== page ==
EP Review: Chavez Cartel’s ‘Man’s Best Friend’ EP is a blistering sonic tsunami that will deliver a noise abatement order from your neighbours if administered properly.

Feature Photograph: Justin Ma Photograph

The Breakdown

'Man's Best Friend' is beyond superlatives (although to be honest I've plundered my reserves in trying): it is a scything, eviscerating slice of pure rock'n'roll that roams and plunders the sonic landscapes at will and delivers something completely fresh and unique: cathartic filthy rock that is a pleasure to wallow in.
End of the Trail 9.0

The über cool Chavez Cartel have unleashed the filth and the fury of their new EP ‘Man’s Best Friend’ through UK’s prestigious End Of The Trail Records with a sneer and an insouciant indolence that radiates so much cool it would give you frostbite. This is a brilliant serving of gritty, posturing rock’n’roll that will seduce you and sublimate you then move on to your dearest relatives. It’s hard to believe they hail from the sunny Gold Coast where you would imagine they are forced to shelter in the basement of the houses there to escape the incessant burning daylight.

Opening track ‘Man’s Best Friend’ eviscerates any tender sensibilities and thunders straight through your body without a backwards glance. Starting with a crystalline acoustic intro, it seduces you with its warm embrace before the louche vocals scythe through the ether, disdainful, powerful and anthemic. The track then slams your nodding head into the wall with a thunderous lick and rolling riffs. With the rousing melodies, it is a pop song cloaked in malevolence and attitude as the vocals repeat lines like an ominous mantra.

The sweltering ‘Midnight Skies’ cements Chavez Cartel as overlords of dark brooding swampy music that burns with an titanium intensity: an onslaught of fiery guitars and laconic vocal delivery.

‘Coming Around’ is like an eternal chainsaw attack – visceral drums and bass chasing primal screams with no mercy, gutted by barbed-wire guitars that scream and howl with an intensity. It shreds you, tears you limb from limb with leaves you suffused with joy.

‘Writer’s Block’ prowls like a starved panther as the singer advises he just wants to use you – sentiment for which there would be, I’m sure, much gratitude. The rhythm pound incessantly like waves on a shore, creating an ominous round that instills anxiety and fear until the rousing chorus kicks in like a pair of 18 hole Doc Martens.

‘Don’t Sit Down’ adds a knowing a cheekiness to the onslaught – don’t sit down because I’ve moved your chair – with a pounding instrumentation that pictures in my mind a mash up of Depeche Mode, Nine Inch Nails and a freight train derailment.

‘Dead Weekend’ is as satisfying as the result of imbibing product distributed by a shady cartel with the same level of malevolence and threat attached. Opening with a reverberated voice, the track begins to prowl and circle with intent – an ominous guitar begins to chug under the vocals and like a spark turns into a fire, the song slowly builds up with a threat level at maximum. It becomes an out of control careering monolith filled with thunder and seething anger.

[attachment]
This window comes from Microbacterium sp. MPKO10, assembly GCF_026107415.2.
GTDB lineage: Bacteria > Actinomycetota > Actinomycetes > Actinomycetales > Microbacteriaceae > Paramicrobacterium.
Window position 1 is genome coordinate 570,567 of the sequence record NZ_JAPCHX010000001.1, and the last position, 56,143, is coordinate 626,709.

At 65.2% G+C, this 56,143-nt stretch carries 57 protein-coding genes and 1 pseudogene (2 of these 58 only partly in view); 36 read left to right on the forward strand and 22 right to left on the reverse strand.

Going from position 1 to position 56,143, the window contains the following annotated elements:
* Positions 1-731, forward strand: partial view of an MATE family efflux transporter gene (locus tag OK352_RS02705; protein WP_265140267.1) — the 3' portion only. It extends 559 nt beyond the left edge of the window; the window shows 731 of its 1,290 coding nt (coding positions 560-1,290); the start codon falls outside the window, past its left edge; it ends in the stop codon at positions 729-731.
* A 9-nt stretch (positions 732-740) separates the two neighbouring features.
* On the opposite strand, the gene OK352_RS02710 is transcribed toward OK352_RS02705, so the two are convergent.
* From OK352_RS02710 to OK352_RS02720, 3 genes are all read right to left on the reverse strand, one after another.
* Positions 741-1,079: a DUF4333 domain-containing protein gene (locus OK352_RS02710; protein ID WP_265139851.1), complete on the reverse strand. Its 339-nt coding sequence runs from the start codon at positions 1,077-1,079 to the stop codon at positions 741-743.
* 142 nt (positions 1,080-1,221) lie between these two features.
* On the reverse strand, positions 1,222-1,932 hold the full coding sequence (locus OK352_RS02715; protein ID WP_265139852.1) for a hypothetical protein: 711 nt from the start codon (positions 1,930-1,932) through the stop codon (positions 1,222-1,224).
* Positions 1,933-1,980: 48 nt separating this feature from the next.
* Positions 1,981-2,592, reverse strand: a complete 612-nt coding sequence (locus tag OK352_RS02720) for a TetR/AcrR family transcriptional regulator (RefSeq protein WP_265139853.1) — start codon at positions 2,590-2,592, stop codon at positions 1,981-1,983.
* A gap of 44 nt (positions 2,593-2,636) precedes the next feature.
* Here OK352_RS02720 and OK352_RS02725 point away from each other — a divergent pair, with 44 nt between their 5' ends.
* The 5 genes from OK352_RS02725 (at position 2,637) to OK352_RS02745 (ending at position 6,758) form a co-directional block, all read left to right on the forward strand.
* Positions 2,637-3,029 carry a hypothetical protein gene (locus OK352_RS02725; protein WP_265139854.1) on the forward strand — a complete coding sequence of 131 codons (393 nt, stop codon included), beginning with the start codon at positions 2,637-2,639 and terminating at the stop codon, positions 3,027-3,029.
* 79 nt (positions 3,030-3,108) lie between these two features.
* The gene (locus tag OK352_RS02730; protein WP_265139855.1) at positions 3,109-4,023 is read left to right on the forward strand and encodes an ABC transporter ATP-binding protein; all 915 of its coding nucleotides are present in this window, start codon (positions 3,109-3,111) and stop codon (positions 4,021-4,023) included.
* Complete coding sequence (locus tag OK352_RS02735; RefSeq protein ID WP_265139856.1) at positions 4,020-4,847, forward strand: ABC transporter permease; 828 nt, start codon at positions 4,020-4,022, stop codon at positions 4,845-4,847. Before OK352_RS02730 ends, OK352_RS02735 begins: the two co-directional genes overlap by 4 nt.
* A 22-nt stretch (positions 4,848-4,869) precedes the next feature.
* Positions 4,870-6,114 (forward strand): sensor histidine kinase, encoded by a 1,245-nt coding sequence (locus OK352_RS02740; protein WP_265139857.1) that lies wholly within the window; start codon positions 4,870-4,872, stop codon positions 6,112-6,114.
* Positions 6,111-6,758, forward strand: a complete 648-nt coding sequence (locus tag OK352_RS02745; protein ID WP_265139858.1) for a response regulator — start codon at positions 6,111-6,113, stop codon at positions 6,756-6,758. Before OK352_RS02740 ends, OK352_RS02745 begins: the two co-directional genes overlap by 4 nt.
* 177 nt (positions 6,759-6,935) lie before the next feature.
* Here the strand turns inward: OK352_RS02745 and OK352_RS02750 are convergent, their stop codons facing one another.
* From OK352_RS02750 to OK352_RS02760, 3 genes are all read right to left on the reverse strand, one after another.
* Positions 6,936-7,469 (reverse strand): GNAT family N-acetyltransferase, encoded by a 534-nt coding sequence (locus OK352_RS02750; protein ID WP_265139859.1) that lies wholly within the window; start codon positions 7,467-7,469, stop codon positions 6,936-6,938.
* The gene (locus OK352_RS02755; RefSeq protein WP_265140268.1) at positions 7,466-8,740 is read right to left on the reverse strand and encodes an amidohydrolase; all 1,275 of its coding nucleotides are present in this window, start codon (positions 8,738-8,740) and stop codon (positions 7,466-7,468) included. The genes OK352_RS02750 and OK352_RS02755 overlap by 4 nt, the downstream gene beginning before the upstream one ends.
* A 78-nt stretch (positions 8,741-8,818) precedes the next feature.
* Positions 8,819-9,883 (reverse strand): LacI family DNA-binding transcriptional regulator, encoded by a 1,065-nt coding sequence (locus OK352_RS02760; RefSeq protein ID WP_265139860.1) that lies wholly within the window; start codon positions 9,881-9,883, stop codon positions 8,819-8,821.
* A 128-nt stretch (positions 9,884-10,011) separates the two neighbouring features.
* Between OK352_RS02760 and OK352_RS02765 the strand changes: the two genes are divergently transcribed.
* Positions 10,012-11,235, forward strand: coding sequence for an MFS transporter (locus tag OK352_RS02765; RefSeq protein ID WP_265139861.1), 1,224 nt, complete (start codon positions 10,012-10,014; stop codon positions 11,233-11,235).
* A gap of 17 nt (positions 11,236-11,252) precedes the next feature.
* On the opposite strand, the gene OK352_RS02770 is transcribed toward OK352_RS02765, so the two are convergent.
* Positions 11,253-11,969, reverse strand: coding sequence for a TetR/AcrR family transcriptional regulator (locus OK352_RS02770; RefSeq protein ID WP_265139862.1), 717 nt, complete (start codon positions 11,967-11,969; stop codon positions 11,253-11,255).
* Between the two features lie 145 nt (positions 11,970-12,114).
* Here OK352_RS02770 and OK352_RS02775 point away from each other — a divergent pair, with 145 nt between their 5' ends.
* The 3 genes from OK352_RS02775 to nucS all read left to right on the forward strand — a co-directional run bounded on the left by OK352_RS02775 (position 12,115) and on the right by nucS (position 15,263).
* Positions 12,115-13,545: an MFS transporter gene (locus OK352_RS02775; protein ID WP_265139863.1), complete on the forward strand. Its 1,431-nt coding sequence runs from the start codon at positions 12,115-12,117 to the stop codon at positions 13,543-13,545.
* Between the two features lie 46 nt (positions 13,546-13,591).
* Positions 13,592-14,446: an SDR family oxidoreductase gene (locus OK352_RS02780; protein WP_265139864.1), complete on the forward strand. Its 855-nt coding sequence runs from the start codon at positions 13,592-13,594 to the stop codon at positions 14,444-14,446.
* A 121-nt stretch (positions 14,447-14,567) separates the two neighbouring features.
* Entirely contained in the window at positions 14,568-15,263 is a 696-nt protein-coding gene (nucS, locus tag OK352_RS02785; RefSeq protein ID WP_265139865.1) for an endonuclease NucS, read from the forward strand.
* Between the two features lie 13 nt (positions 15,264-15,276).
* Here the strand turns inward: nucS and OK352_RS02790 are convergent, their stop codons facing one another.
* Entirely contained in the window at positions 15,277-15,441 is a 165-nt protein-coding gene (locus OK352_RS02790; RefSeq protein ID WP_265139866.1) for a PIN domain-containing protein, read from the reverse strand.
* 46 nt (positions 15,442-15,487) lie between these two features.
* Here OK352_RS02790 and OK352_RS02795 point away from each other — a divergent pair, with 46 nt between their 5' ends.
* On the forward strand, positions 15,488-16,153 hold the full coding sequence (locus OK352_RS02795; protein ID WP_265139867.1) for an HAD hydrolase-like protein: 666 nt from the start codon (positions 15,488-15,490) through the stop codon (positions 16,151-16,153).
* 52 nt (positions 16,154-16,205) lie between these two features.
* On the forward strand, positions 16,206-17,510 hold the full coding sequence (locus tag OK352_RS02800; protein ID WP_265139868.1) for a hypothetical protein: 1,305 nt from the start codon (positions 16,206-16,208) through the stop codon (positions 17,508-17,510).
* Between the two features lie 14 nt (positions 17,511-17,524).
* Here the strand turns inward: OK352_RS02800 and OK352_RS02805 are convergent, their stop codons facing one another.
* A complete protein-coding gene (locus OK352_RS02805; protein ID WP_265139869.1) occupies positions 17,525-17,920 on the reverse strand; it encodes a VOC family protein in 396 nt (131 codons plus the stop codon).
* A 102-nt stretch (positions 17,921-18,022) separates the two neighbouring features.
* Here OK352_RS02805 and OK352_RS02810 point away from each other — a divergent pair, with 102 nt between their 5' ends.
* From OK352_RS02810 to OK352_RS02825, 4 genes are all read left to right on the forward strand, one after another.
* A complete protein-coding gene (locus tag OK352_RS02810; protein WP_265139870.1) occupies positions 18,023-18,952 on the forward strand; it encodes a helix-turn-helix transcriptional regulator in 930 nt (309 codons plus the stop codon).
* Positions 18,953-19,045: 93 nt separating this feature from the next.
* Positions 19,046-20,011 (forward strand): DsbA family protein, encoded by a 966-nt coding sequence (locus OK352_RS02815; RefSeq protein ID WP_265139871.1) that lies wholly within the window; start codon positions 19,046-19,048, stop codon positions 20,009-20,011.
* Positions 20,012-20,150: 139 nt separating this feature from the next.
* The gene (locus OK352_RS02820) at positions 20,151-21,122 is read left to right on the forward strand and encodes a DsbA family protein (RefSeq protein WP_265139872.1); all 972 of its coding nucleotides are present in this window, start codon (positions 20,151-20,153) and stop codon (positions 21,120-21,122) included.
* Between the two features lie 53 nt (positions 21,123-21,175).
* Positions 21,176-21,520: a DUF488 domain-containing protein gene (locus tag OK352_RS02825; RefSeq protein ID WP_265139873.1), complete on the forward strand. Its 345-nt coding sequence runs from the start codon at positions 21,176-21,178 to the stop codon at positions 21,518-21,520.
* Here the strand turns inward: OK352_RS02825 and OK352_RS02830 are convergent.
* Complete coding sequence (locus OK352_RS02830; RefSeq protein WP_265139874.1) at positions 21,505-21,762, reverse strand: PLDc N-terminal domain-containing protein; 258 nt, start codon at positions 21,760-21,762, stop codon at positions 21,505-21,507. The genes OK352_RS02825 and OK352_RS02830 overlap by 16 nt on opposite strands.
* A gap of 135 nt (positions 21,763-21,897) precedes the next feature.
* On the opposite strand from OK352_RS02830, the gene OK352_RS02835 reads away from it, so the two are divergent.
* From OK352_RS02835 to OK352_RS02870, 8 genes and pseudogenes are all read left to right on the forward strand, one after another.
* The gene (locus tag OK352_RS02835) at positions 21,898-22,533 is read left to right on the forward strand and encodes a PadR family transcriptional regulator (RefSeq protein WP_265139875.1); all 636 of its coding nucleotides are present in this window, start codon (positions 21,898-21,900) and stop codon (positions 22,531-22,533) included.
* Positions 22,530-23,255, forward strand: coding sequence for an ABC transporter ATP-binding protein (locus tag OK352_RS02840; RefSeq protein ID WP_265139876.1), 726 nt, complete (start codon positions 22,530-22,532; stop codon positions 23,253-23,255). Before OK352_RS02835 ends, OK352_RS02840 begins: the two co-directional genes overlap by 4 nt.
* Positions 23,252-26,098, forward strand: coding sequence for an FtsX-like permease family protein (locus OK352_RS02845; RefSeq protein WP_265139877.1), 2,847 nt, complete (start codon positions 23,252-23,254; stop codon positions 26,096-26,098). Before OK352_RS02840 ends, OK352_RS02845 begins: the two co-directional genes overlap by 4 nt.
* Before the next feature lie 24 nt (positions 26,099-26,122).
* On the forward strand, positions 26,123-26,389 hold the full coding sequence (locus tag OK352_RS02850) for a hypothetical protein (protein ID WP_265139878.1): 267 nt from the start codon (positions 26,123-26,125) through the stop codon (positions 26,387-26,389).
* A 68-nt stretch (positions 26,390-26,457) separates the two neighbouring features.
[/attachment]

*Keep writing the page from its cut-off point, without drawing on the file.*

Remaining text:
As the track reaches a crescendo, the drums pound like a sledgehammer and the guitars scream and wail with outrage. An absolutely cathartic onslaught, ending breathlessly in a feedback collapse.

Think of Black Rebel Motorcycle Club, throw in a little Nick Cave and a dash of a louche, sneering leather jacketed attitude and you have a sense of what to expect. It’s deliciously dark, dramatic and barely in control with a touch of bacchanalian hedonism thrown in. The band says of the track:

‘Dead Weekend’ is all about deep self-reflection. It’s about everything we have been through to get us to where we are now – the current version of ourselves. No matter how low we allow ourselves to go in life, it’s always ultimately up to us to pick ourselves back up, and it’s also up to us on how high we are able to climb. Dead Weekend is all about that. And if you’re to look at that notion fully, it’s also up to us how to decide how low we allow ourselves to fall in the first place. Dead Weekend is brutal in its take on self-accountability, but it admits that it’s all part of the act. The title of the song is sort of like a grim way of looking at growing the fuck up and sorting out your life from the pit of the stomach. When we are younger, we tend to live for the weekend but Dead Weekend is about the stage of life a little later on when we’re looking to live for a lot, lot more.

The result is a gothic-tinged stomp in Doc Marten boots with a serious message about development and growth.

‘Man’s Best Friend’ the EP is beyond superlatives (although to be honest I’ve plundered my reserves in trying): it is a scything, eviscerating slice of pure rock’n’roll that roams and plunders the sonic landscapes at will and delivers something completely fresh and unique in the process: cathartic filthy rock that is a pleasure to wallow in.

‘Man’s Best friend’ is out now and available to download and stream through the link above and here.

Chavez Cartel are currently in the midst of a UK tour.

Feature Photograph: Justin Ma Photograph

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  1. […] Read our review of the EP here […]

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